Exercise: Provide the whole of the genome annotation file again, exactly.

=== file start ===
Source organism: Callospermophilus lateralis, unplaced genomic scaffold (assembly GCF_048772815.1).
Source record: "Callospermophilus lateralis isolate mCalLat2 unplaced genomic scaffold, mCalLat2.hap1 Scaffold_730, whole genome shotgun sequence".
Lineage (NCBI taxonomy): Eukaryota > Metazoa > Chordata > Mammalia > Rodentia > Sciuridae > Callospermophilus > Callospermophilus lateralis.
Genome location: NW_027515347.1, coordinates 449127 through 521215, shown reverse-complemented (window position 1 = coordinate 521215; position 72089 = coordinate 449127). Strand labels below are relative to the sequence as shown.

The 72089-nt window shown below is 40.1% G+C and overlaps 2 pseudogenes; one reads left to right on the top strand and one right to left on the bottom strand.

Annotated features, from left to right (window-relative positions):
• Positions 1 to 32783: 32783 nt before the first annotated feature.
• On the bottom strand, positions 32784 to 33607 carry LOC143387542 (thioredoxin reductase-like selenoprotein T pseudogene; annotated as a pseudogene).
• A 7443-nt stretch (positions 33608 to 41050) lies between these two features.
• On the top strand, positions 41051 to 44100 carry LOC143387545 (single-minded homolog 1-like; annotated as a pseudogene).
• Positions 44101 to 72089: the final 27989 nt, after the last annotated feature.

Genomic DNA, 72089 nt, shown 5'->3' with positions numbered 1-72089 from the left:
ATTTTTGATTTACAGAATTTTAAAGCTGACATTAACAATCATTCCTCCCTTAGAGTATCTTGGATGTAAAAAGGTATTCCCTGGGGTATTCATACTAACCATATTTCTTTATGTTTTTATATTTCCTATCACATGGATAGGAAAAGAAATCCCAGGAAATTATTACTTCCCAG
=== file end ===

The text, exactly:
Source organism: Callospermophilus lateralis, unplaced genomic scaffold (assembly GCF_048772815.1).
Source record: "Callospermophilus lateralis isolate mCalLat2 unplaced genomic scaffold, mCalLat2.hap1 Scaffold_730, whole genome shotgun sequence".
Lineage (NCBI taxonomy): Eukaryota > Metazoa > Chordata > Mammalia > Rodentia > Sciuridae > Callospermophilus > Callospermophilus lateralis.
Genome location: NW_027515347.1, coordinates 449127 through 521215, shown reverse-complemented (window position 1 = coordinate 521215; position 72089 = coordinate 449127). Strand labels below are relative to the sequence as shown.

The 72089-nt window shown below is 40.1% G+C and overlaps 2 pseudogenes; one reads left to right on the top strand and one right to left on the bottom strand.

Annotated features, from left to right (window-relative positions):
• Positions 1 to 32783: 32783 nt before the first annotated feature.
• On the bottom strand, positions 32784 to 33607 carry LOC143387542 (thioredoxin reductase-like selenoprotein T pseudogene; annotated as a pseudogene).
• A 7443-nt stretch (positions 33608 to 41050) lies between these two features.
• On the top strand, positions 41051 to 44100 carry LOC143387545 (single-minded homolog 1-like; annotated as a pseudogene).
• Positions 44101 to 72089: the final 27989 nt, after the last annotated feature.

Genomic DNA, 72089 nt, shown 5'->3' with positions numbered 1-72089 from the left:
ATTTTTGATTTACAGAATTTTAAAGCTGACATTAACAATCATTCCTCCCTTAGAGTATCTTGGATGTAAAAAGGTATTCCCTGGGGTATTCATACTAACCATATTTCTTTATGTTTTTATATTTCCTATCACATGGATAGGAAAAGAAATCCCAGGAAATTATTACTTCCCAG